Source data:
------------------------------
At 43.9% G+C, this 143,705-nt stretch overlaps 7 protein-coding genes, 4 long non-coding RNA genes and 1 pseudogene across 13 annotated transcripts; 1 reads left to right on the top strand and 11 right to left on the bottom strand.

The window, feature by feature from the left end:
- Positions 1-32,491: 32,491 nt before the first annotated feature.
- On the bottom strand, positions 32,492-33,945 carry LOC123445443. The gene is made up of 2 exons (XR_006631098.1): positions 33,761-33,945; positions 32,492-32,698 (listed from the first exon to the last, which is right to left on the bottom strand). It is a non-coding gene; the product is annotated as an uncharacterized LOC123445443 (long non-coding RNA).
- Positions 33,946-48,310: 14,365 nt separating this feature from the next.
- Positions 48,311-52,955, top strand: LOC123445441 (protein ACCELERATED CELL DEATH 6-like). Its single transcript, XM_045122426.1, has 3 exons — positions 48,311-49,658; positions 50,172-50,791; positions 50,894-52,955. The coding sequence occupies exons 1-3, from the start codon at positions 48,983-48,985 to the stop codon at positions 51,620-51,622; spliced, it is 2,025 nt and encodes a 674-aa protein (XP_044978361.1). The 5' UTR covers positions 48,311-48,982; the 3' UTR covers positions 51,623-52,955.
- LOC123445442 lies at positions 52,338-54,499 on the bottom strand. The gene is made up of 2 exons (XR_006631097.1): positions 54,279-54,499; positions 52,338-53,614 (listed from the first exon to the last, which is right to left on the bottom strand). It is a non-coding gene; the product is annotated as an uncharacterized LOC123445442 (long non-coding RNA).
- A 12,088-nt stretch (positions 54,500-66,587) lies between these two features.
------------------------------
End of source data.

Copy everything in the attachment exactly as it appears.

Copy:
At 43.9% G+C, this 143,705-nt stretch overlaps 7 protein-coding genes, 4 long non-coding RNA genes and 1 pseudogene across 13 annotated transcripts; 1 reads left to right on the top strand and 11 right to left on the bottom strand.

The window, feature by feature from the left end:
- Positions 1-32,491: 32,491 nt before the first annotated feature.
- On the bottom strand, positions 32,492-33,945 carry LOC123445443. The gene is made up of 2 exons (XR_006631098.1): positions 33,761-33,945; positions 32,492-32,698 (listed from the first exon to the last, which is right to left on the bottom strand). It is a non-coding gene; the product is annotated as an uncharacterized LOC123445443 (long non-coding RNA).
- Positions 33,946-48,310: 14,365 nt separating this feature from the next.
- Positions 48,311-52,955, top strand: LOC123445441 (protein ACCELERATED CELL DEATH 6-like). Its single transcript, XM_045122426.1, has 3 exons — positions 48,311-49,658; positions 50,172-50,791; positions 50,894-52,955. The coding sequence occupies exons 1-3, from the start codon at positions 48,983-48,985 to the stop codon at positions 51,620-51,622; spliced, it is 2,025 nt and encodes a 674-aa protein (XP_044978361.1). The 5' UTR covers positions 48,311-48,982; the 3' UTR covers positions 51,623-52,955.
- LOC123445442 lies at positions 52,338-54,499 on the bottom strand. The gene is made up of 2 exons (XR_006631097.1): positions 54,279-54,499; positions 52,338-53,614 (listed from the first exon to the last, which is right to left on the bottom strand). It is a non-coding gene; the product is annotated as an uncharacterized LOC123445442 (long non-coding RNA).
- A 12,088-nt stretch (positions 54,500-66,587) lies between these two features.